Blog of the International Journal of Constitutional Law

Category: constitutional politics

  • The Top Constitutional Events Of 2014

      2014 was a landmark year for governments around the world. Here are some of the most important constitutional events of the past twelve months, brought to you by the Comparative Constitutions Project and Constitute.   Jan|Feb|Mar|May|Jun|Sept|Oct|Nov|Dec     January: Egypt Holds Constitutional Referendum On January 24, 2014, poll results showed that Egyptian voters approved a constitutional referendum by over 98 percent.

  • Andrew Arato on “Egypt’s Transformation: Revolution, Coup, Regime Change, or All of the above?”

    Andrew Arato has kindly contributed the following post: “Egypt’s Transformation: Revolution, Coup, Regime Change, or All of the above?”: Among those who believe that in the modern world democracy is a universal value, all have been inspired, amazed and totally convinced by the Egyptian democratic movement.

  • Should He Stay or Should He Go: Negotiation as the Price of Constitutional Legality in an Egyptian Transition

    There is an ingenious device that one finds in the Egyptian constitution—one analogous to some of the “poison pills” that corporations occasionally adopt to prevent hostile takeover. If a President resigns or is otherwise removed, power will be transferred to high officials appointed to their office by the President.

  • New USIP volume on constitution-making

    Those interested in constitutional design should take a look at the new volume from the US Institue of Peace, Framing the State in Times of Transition: Case Studies in Constitution Making. The volume features 19 case studies of constitution-making, including well-known cases like Afghanistan and Iraq, and more obscure cases ranging from Albania to Zimbabwe.

  • The Iraq Judiary: A Correction and Apology

    I feel compelled to update my March 31 post about the Iraq Federal Supreme Court’s recent ruling on the meaning of “largest Council of Representatives bloc” in Article 76 of the Iraq Constitution. I maligned the Court for ruling that the phrase referred to post-election coalitions (multiple party lists that come together to form a government) rather than the party lists considered separately.

  • A Step Backwards for the Iraq Judiciary

    The Iraq judiciary has made great strides in its capacity and independence since the fall of the Saddam regime, as demonstrated by brave and politically unpopular decisions made in the name of fair and impartial adjudication. In 2008 the Iraq Supreme Court vacated the Council of Representative’s decision to strip a parliamentarian’s immunity so he could be prosecuted for traveling to Israel.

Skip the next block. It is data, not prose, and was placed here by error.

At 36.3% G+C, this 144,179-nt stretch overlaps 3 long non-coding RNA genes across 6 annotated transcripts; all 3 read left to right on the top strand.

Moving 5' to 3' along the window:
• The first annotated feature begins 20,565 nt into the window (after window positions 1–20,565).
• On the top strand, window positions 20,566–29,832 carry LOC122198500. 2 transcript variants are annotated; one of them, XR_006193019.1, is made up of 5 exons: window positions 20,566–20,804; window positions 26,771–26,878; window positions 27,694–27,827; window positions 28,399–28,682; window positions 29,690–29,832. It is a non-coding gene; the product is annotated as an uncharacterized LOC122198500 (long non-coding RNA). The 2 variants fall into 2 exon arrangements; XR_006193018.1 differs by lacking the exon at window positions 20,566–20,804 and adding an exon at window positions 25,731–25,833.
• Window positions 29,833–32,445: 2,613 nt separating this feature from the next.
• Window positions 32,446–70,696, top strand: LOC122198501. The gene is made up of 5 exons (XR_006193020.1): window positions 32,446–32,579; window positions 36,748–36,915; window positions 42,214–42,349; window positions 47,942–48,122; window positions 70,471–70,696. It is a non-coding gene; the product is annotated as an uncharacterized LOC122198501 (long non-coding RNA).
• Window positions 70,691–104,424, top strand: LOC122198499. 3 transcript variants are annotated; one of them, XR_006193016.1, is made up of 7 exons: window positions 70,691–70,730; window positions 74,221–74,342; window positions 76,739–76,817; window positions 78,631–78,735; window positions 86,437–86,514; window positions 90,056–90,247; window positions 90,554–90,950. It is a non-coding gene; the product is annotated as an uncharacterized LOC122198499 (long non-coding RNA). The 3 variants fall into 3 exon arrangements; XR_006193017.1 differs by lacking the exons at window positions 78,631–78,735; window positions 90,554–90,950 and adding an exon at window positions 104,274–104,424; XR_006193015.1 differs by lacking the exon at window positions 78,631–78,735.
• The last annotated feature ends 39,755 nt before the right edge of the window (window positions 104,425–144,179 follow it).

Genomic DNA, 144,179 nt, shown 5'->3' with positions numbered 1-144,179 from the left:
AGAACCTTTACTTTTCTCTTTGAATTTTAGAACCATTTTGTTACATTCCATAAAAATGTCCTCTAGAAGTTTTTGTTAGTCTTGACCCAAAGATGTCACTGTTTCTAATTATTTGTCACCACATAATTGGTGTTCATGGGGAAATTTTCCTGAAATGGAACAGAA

• Is the Filibuster a Constitutional Convention?

    Jake Tapper, ABC’s Senior White House Correspondent, reported yesterday that momentum is building behind the effort to change the current United States Senate rules which authorize the use of the filibuster. The filibuster is a procedural device whose consequence is to require supermajority support in order to vote on a legislative proposal.

  • Addendum to Iraq’s Election Quandary

    The Speaker of Iraq’s Parliament acknowledge today the inevitability of a “constitutional and legislative vacuum” as a result of the unavoidable gap between the end of the current Parliament’s legislative term and the time before elections can be conducted and a new Parliament and government formed — about two months by the Speaker’s estimation.

  • Once Pinochet’s Censor, Now President of the Constitutional Court

    Even close observers of Chile’s constitutional politics were taken by surprise when an electronic newspaper (‘El Mostrador’) reported a few weeks ago that the new President of the Constitutional Court had been the director of DINACOS (an agency organized during Augusto Pinochet’s regime to implement censorship).

  • Pakistan’s constitutional war continues

    First off, these are no doubt good times for the comparative study of constitutions. A blog devoted to comparative constitutional law and courts would have been a near-fantasy merely a decade ago. More than anything else, its establishment reflects the growing interest and tremendous advancement in the comparative study of law and courts over the last few years.